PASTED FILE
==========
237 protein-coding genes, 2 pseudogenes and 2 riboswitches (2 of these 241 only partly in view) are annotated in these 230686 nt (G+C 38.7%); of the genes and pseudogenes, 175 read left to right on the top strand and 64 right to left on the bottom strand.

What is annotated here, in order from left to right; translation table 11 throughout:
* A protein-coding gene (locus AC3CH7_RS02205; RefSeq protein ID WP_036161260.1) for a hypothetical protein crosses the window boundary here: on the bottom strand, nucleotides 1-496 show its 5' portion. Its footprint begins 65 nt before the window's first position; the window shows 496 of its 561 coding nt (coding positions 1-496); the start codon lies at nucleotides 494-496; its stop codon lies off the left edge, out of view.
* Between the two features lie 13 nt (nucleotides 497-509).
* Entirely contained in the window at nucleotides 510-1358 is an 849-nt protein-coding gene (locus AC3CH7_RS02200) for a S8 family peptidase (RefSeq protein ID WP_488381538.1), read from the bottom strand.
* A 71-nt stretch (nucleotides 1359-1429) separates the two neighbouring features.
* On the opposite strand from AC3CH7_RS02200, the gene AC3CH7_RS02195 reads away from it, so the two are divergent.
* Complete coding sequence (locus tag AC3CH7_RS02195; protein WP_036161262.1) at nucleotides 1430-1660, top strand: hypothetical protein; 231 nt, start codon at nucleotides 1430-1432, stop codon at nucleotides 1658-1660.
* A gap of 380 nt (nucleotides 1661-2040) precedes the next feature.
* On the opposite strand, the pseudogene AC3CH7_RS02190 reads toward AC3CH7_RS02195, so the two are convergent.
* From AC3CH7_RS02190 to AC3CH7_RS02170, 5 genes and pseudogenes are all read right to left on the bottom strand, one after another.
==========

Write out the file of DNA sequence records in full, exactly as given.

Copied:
237 protein-coding genes, 2 pseudogenes and 2 riboswitches (2 of these 241 only partly in view) are annotated in these 230686 nt (G+C 38.7%); of the genes and pseudogenes, 175 read left to right on the top strand and 64 right to left on the bottom strand.

What is annotated here, in order from left to right; translation table 11 throughout:
* A protein-coding gene (locus AC3CH7_RS02205; RefSeq protein ID WP_036161260.1) for a hypothetical protein crosses the window boundary here: on the bottom strand, nucleotides 1-496 show its 5' portion. Its footprint begins 65 nt before the window's first position; the window shows 496 of its 561 coding nt (coding positions 1-496); the start codon lies at nucleotides 494-496; its stop codon lies off the left edge, out of view.
* Between the two features lie 13 nt (nucleotides 497-509).
* Entirely contained in the window at nucleotides 510-1358 is an 849-nt protein-coding gene (locus AC3CH7_RS02200) for a S8 family peptidase (RefSeq protein ID WP_488381538.1), read from the bottom strand.
* A 71-nt stretch (nucleotides 1359-1429) separates the two neighbouring features.
* On the opposite strand from AC3CH7_RS02200, the gene AC3CH7_RS02195 reads away from it, so the two are divergent.
* Complete coding sequence (locus tag AC3CH7_RS02195; protein WP_036161262.1) at nucleotides 1430-1660, top strand: hypothetical protein; 231 nt, start codon at nucleotides 1430-1432, stop codon at nucleotides 1658-1660.
* A gap of 380 nt (nucleotides 1661-2040) precedes the next feature.
* On the opposite strand, the pseudogene AC3CH7_RS02190 reads toward AC3CH7_RS02195, so the two are convergent.
* From AC3CH7_RS02190 to AC3CH7_RS02170, 5 genes and pseudogenes are all read right to left on the bottom strand, one after another.